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We Brits have been borrowing Christmas traditions from our German neighbours ever since Prince Albert introduced the Christmas Tree to Britain from his Native Coburg in 1840. Let’s face it, in Germany they do Christmas nearly as well as they do football. In the week before Christmas Storyhouse borrowed and gave an entertaining new twist to a German tradition in the shape of Craig Charles version of The Brothers Grimm fairy tale, ‘Hansel and Gretel’.

Craig Charles Scary Fairy story, based on the bedtime stories he told his children to frighten them to sleep, takes the Grimm tale and makes it a touch Grimmer with added violence, snot and gore. Just perfect for a cold, dark winter’s evening. Charles was backed by the Storyhouse Orchestra, playing a score specially composed by Iain Farrington. Each character in the story was represented by a specific theme which developed throughout the story. The Wicked Stepmother (I assume a toxic blend of Anna Nicole smith and Joan Crawford) sashays through the night accompanied by a jazzy syncopated theme.

Young Hansel and Gretel venture into The Dark Wood, ignorant of their stepmother’s plot to reduce the household bills by sacrificing the children to the child-eating witch who makes her home in the heart of the woods. Venturing into the haunting cluster of winter trees felt to me a bit like the direction of post-Brexit Britain – I don’t suppose Hansel and Gretel’s stepmother will invest any of her savings into a good cause such as the NHS, more likely on supplies of hemlock infused craft vodka.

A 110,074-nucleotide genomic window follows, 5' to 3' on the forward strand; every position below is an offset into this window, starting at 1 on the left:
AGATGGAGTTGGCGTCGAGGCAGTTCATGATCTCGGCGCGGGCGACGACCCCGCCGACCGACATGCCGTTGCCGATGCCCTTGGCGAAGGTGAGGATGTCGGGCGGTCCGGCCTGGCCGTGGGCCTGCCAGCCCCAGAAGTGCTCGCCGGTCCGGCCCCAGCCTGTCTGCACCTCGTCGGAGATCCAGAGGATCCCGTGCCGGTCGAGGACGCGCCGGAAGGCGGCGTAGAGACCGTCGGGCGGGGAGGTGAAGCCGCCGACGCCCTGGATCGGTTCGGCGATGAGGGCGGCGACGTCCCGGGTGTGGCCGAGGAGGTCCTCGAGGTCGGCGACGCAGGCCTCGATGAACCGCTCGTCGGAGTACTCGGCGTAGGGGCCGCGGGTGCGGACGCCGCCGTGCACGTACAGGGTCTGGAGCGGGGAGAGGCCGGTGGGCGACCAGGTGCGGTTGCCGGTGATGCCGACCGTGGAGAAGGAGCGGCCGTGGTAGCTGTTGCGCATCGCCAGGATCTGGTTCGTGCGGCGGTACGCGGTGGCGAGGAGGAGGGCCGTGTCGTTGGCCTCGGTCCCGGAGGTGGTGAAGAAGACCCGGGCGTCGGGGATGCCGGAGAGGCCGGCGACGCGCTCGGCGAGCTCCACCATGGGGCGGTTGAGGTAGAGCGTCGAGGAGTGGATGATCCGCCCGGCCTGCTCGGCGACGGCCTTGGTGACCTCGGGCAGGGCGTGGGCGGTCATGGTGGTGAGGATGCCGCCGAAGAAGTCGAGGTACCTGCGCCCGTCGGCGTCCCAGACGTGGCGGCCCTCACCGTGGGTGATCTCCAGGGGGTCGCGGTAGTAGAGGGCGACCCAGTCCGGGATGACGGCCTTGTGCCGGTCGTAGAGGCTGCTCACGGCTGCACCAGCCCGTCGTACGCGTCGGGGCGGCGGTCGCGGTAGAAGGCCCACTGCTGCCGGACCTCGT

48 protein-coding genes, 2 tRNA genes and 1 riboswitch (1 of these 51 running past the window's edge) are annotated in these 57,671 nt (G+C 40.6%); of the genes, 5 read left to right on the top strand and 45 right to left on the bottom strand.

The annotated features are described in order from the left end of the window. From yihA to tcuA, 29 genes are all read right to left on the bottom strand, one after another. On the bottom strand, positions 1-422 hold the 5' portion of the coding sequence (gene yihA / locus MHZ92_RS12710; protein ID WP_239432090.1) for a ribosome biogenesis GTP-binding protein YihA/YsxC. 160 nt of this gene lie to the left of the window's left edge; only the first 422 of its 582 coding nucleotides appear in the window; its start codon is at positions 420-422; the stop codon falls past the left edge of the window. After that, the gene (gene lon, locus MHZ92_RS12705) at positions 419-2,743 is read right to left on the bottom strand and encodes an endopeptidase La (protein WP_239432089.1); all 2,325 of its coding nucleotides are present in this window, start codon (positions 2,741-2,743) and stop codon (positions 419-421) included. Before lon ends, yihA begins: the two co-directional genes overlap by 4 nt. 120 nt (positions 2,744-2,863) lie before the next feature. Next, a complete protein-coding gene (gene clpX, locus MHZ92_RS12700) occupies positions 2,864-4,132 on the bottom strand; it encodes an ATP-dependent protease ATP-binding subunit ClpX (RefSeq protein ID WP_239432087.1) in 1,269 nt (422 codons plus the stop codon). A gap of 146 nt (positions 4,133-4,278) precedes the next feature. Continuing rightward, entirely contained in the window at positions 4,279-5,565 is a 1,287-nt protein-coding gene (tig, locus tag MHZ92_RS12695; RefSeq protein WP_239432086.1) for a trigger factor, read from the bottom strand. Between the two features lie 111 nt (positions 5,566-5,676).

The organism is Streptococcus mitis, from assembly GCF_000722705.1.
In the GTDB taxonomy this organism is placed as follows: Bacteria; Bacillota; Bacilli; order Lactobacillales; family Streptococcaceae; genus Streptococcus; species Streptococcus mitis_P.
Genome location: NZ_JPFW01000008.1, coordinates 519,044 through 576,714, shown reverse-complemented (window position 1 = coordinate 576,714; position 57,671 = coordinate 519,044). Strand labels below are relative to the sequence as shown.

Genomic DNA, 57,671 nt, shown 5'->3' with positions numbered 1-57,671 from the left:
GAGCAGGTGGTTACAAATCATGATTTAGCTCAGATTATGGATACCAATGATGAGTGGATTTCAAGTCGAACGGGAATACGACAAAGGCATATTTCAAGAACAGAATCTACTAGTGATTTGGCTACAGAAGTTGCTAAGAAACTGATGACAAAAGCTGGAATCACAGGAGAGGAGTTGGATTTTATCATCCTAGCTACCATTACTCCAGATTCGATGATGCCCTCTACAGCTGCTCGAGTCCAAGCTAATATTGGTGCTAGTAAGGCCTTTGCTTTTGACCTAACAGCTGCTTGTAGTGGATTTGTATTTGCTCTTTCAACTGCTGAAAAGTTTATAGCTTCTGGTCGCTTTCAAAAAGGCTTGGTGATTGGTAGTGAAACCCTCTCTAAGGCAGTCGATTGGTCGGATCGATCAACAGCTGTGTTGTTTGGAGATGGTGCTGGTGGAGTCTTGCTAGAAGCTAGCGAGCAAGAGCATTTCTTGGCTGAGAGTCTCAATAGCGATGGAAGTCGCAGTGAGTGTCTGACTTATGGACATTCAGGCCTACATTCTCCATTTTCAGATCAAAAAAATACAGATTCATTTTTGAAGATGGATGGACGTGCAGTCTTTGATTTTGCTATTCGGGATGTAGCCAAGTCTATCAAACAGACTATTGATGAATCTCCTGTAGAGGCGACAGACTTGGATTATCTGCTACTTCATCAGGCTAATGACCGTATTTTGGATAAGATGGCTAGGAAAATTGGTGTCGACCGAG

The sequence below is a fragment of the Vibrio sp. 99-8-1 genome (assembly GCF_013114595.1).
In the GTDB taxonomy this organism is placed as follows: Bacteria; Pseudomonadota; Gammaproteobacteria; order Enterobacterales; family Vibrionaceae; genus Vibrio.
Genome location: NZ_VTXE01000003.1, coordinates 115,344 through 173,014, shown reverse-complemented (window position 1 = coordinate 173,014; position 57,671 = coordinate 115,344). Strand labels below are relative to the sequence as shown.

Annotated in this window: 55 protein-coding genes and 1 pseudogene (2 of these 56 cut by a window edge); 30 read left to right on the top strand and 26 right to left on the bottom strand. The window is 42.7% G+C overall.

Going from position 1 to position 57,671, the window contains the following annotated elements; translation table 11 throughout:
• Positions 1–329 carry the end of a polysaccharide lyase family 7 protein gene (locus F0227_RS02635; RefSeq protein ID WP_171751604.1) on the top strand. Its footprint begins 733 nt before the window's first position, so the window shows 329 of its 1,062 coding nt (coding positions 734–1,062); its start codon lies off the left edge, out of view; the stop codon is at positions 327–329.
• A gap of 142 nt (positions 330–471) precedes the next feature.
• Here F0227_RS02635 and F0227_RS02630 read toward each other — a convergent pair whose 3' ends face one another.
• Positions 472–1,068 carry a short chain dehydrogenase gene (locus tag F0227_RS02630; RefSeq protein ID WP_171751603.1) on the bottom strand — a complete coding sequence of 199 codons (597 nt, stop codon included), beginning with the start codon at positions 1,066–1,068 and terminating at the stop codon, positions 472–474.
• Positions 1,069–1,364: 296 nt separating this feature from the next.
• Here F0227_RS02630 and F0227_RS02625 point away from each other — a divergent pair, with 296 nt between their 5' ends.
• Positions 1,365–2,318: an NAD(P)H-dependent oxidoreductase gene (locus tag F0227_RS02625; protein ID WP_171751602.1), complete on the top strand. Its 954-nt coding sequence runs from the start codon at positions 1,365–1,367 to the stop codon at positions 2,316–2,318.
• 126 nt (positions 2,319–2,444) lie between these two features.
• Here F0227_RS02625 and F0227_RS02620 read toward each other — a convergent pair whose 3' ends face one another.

Before the main course: two plump children lightly poached in a cauldron, Ensemble Deva, conducted by Clark Rundell, performed a programme of cheerfully festive music, the overture to Humperdinck’s opera Hansel and Gretel, Tchaikovsky’s Nutcracker Suite and, in conclusion, The Radetzky March by Johann Strauss. During this final piece Mr Rundell successfully directed not only his orchestra but the audience, who managed to clap along in time with the fairly complex rhythm: who said men can’t multi task?

During the early discussions surrounding the development of Storyhouse there was a counter proposal to build a purpose-built concert hall on the little Roodee. Classical music lovers should not be disappointed this didn’t happen, for the flexible performance spaces at Storyhouse provide superb acoustics.

Craig Charles and Ensemble Deva gave a fun and joyful performance which left us all a little warmer as we ventured into the dark night, wary of the hidden things lurking in shadows.